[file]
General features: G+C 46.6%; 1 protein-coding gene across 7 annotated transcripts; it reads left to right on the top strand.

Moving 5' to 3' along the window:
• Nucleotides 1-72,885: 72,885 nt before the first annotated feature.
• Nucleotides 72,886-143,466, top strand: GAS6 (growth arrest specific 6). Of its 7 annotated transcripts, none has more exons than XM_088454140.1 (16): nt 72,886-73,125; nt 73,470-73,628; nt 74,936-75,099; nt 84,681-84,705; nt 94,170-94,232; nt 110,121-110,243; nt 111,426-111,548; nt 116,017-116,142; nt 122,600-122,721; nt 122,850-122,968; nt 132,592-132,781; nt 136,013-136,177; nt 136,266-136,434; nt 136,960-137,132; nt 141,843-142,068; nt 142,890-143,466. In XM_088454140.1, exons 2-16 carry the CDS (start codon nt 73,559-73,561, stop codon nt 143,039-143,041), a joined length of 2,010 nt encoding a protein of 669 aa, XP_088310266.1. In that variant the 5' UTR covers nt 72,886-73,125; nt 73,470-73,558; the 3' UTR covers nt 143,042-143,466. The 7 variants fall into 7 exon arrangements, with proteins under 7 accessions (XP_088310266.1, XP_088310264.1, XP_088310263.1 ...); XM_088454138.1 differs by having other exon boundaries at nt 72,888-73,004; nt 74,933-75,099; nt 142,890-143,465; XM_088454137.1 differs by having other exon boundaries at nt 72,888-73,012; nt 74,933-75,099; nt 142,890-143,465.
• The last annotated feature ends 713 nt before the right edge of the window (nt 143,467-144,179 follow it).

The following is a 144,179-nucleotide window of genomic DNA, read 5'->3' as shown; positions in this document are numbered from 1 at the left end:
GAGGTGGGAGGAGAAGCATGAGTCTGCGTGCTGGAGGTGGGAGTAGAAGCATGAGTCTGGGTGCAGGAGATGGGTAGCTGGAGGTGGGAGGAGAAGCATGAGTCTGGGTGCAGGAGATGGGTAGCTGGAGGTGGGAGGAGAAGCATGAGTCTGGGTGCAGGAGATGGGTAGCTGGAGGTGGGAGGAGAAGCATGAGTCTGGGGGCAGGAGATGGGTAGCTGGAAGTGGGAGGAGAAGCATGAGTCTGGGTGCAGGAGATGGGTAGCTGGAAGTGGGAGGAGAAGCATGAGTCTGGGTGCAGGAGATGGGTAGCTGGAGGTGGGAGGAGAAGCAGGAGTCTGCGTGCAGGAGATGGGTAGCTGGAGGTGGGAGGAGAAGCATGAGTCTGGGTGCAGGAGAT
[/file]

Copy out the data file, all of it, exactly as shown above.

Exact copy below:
General features: G+C 46.6%; 1 protein-coding gene across 7 annotated transcripts; it reads left to right on the top strand.

Moving 5' to 3' along the window:
• Nucleotides 1-72,885: 72,885 nt before the first annotated feature.
• Nucleotides 72,886-143,466, top strand: GAS6 (growth arrest specific 6). Of its 7 annotated transcripts, none has more exons than XM_088454140.1 (16): nt 72,886-73,125; nt 73,470-73,628; nt 74,936-75,099; nt 84,681-84,705; nt 94,170-94,232; nt 110,121-110,243; nt 111,426-111,548; nt 116,017-116,142; nt 122,600-122,721; nt 122,850-122,968; nt 132,592-132,781; nt 136,013-136,177; nt 136,266-136,434; nt 136,960-137,132; nt 141,843-142,068; nt 142,890-143,466. In XM_088454140.1, exons 2-16 carry the CDS (start codon nt 73,559-73,561, stop codon nt 143,039-143,041), a joined length of 2,010 nt encoding a protein of 669 aa, XP_088310266.1. In that variant the 5' UTR covers nt 72,886-73,125; nt 73,470-73,558; the 3' UTR covers nt 143,042-143,466. The 7 variants fall into 7 exon arrangements, with proteins under 7 accessions (XP_088310266.1, XP_088310264.1, XP_088310263.1 ...); XM_088454138.1 differs by having other exon boundaries at nt 72,888-73,004; nt 74,933-75,099; nt 142,890-143,465; XM_088454137.1 differs by having other exon boundaries at nt 72,888-73,012; nt 74,933-75,099; nt 142,890-143,465.
• The last annotated feature ends 713 nt before the right edge of the window (nt 143,467-144,179 follow it).

The following is a 144,179-nucleotide window of genomic DNA, read 5'->3' as shown; positions in this document are numbered from 1 at the left end:
GAGGTGGGAGGAGAAGCATGAGTCTGCGTGCTGGAGGTGGGAGTAGAAGCATGAGTCTGGGTGCAGGAGATGGGTAGCTGGAGGTGGGAGGAGAAGCATGAGTCTGGGTGCAGGAGATGGGTAGCTGGAGGTGGGAGGAGAAGCATGAGTCTGGGTGCAGGAGATGGGTAGCTGGAGGTGGGAGGAGAAGCATGAGTCTGGGGGCAGGAGATGGGTAGCTGGAAGTGGGAGGAGAAGCATGAGTCTGGGTGCAGGAGATGGGTAGCTGGAAGTGGGAGGAGAAGCATGAGTCTGGGTGCAGGAGATGGGTAGCTGGAGGTGGGAGGAGAAGCAGGAGTCTGCGTGCAGGAGATGGGTAGCTGGAGGTGGGAGGAGAAGCATGAGTCTGGGTGCAGGAGAT